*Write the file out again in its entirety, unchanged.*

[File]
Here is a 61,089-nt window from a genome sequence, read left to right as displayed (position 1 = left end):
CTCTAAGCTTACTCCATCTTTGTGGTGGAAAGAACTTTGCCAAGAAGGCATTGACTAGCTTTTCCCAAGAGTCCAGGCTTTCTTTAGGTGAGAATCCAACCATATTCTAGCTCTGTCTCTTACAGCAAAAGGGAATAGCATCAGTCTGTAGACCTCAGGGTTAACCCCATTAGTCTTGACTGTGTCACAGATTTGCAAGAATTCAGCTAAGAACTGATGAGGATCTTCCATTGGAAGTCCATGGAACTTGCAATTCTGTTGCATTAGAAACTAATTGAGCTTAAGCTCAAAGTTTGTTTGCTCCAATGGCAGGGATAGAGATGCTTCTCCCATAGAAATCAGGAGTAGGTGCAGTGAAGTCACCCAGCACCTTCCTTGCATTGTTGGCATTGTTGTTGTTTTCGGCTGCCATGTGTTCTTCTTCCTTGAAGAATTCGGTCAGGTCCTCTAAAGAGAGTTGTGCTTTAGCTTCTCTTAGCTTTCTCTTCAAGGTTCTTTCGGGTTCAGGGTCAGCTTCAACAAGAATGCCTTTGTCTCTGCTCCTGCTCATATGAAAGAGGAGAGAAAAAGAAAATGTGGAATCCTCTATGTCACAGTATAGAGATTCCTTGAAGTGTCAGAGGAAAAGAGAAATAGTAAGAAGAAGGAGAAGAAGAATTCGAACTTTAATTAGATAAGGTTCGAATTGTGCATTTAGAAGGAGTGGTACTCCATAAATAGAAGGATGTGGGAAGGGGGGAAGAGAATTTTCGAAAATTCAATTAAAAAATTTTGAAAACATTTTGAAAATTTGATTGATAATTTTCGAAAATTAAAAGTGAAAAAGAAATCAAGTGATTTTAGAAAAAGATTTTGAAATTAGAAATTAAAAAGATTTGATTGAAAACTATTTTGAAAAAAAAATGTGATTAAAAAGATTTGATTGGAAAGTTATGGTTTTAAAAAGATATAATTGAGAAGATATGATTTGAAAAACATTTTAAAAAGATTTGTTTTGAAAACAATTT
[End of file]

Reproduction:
Here is a 61,089-nt window from a genome sequence, read left to right as displayed (position 1 = left end):
CTCTAAGCTTACTCCATCTTTGTGGTGGAAAGAACTTTGCCAAGAAGGCATTGACTAGCTTTTCCCAAGAGTCCAGGCTTTCTTTAGGTGAGAATCCAACCATATTCTAGCTCTGTCTCTTACAGCAAAAGGGAATAGCATCAGTCTGTAGACCTCAGGGTTAACCCCATTAGTCTTGACTGTGTCACAGATTTGCAAGAATTCAGCTAAGAACTGATGAGGATCTTCCATTGGAAGTCCATGGAACTTGCAATTCTGTTGCATTAGAAACTAATTGAGCTTAAGCTCAAAGTTTGTTTGCTCCAATGGCAGGGATAGAGATGCTTCTCCCATAGAAATCAGGAGTAGGTGCAGTGAAGTCACCCAGCACCTTCCTTGCATTGTTGGCATTGTTGTTGTTTTCGGCTGCCATGTGTTCTTCTTCCTTGAAGAATTCGGTCAGGTCCTCTAAAGAGAGTTGTGCTTTAGCTTCTCTTAGCTTTCTCTTCAAGGTTCTTTCGGGTTCAGGGTCAGCTTCAACAAGAATGCCTTTGTCTCTGCTCCTGCTCATATGAAAGAGGAGAGAAAAAGAAAATGTGGAATCCTCTATGTCACAGTATAGAGATTCCTTGAAGTGTCAGAGGAAAAGAGAAATAGTAAGAAGAAGGAGAAGAAGAATTCGAACTTTAATTAGATAAGGTTCGAATTGTGCATTTAGAAGGAGTGGTACTCCATAAATAGAAGGATGTGGGAAGGGGGGAAGAGAATTTTCGAAAATTCAATTAAAAAATTTTGAAAACATTTTGAAAATTTGATTGATAATTTTCGAAAATTAAAAGTGAAAAAGAAATCAAGTGATTTTAGAAAAAGATTTTGAAATTAGAAATTAAAAAGATTTGATTGAAAACTATTTTGAAAAAAAAATGTGATTAAAAAGATTTGATTGGAAAGTTATGGTTTTAAAAAGATATAATTGAGAAGATATGATTTGAAAAACATTTTAAAAAGATTTGTTTTGAAAACAATTT